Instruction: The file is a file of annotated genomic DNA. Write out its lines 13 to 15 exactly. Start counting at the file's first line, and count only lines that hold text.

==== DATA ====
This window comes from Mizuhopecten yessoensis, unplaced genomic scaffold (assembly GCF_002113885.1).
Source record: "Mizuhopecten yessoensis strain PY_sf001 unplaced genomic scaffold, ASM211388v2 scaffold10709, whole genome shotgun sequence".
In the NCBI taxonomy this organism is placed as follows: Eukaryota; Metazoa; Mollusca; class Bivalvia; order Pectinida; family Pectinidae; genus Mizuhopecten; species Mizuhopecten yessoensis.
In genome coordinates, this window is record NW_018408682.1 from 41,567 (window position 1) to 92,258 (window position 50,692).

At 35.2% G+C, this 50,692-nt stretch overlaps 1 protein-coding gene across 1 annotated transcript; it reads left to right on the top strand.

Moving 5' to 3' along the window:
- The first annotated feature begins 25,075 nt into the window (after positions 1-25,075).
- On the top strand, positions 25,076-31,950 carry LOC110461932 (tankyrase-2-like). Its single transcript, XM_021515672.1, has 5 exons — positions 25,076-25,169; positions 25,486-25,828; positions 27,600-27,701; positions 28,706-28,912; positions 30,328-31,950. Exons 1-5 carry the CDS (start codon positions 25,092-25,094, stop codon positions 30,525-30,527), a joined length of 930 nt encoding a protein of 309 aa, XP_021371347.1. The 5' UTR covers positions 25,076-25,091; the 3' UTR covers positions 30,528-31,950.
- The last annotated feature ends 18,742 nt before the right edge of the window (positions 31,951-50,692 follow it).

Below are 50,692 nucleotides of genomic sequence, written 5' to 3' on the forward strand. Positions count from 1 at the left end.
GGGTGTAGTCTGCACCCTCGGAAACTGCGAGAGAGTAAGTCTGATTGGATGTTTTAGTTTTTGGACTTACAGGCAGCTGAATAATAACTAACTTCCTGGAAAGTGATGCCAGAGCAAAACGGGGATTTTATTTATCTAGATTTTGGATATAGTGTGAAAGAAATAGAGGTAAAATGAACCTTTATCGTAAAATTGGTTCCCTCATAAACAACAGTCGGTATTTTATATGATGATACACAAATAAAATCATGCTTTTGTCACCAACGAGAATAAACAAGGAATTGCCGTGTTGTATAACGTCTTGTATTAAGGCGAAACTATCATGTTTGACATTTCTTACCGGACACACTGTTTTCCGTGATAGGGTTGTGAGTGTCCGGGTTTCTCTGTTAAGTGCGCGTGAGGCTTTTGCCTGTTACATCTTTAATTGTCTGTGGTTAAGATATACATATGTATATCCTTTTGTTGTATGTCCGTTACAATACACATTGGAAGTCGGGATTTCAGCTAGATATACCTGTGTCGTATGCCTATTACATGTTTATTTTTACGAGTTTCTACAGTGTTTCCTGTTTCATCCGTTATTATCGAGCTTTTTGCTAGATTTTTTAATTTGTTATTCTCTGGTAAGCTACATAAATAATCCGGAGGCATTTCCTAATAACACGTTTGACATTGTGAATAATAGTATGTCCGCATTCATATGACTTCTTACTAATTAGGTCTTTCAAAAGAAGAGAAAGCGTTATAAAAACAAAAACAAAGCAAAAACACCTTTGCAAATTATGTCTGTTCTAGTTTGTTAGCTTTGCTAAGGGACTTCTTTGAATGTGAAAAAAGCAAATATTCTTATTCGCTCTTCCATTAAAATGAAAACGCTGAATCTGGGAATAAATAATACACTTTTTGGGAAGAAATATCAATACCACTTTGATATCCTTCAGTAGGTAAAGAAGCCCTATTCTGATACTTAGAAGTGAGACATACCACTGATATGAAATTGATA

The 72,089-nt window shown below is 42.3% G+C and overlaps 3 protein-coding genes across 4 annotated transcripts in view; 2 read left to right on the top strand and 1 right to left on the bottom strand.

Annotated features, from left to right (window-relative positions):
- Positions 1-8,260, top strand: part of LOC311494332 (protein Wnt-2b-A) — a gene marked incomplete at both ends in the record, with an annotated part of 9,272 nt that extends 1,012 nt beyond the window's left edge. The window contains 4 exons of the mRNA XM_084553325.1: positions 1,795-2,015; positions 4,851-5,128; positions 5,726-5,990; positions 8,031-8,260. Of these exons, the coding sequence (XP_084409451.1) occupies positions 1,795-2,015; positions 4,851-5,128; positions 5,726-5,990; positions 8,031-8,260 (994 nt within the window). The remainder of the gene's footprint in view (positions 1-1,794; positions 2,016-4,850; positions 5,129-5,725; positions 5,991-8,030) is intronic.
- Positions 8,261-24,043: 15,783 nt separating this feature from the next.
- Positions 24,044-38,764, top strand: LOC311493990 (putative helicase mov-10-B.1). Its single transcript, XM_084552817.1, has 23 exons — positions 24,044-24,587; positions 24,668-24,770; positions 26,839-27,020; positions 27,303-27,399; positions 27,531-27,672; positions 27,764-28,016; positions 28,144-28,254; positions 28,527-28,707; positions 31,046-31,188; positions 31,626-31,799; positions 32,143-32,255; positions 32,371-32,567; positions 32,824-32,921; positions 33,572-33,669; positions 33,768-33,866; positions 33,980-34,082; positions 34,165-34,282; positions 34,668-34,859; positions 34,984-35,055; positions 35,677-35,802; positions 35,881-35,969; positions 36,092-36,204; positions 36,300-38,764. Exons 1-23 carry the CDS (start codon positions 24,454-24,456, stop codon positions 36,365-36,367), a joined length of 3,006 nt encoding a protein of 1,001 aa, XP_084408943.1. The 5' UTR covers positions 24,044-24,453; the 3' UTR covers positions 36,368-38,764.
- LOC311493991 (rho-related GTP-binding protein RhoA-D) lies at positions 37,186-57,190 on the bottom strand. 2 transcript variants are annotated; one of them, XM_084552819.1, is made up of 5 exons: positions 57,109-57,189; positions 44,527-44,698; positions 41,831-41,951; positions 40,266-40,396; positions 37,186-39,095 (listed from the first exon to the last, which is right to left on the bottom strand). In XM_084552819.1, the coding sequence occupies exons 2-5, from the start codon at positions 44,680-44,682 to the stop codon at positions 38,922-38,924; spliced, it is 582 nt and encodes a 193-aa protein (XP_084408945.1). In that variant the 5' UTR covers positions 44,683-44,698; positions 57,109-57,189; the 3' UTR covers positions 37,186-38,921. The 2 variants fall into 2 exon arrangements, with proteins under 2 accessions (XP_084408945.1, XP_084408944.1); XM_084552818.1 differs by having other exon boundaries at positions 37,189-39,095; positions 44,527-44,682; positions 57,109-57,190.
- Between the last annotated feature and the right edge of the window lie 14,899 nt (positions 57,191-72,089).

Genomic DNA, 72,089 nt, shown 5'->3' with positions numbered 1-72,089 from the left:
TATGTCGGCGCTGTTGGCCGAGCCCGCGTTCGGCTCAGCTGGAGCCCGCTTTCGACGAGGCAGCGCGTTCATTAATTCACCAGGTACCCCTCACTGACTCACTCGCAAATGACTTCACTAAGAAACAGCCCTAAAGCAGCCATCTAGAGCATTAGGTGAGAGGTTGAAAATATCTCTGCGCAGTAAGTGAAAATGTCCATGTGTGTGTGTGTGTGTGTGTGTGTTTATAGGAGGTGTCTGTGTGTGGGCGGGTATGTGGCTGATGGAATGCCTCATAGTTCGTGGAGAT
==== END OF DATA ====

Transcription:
Annotated features, from left to right (window-relative positions):
- Positions 1-8,260, top strand: part of LOC311494332 (protein Wnt-2b-A) — a gene marked incomplete at both ends in the record, with an annotated part of 9,272 nt that extends 1,012 nt beyond the window's left edge. The window contains 4 exons of the mRNA XM_084553325.1: positions 1,795-2,015; positions 4,851-5,128; positions 5,726-5,990; positions 8,031-8,260. Of these exons, the coding sequence (XP_084409451.1) occupies positions 1,795-2,015; positions 4,851-5,128; positions 5,726-5,990; positions 8,031-8,260 (994 nt within the window). The remainder of the gene's footprint in view (positions 1-1,794; positions 2,016-4,850; positions 5,129-5,725; positions 5,991-8,030) is intronic.
- Positions 8,261-24,043: 15,783 nt separating this feature from the next.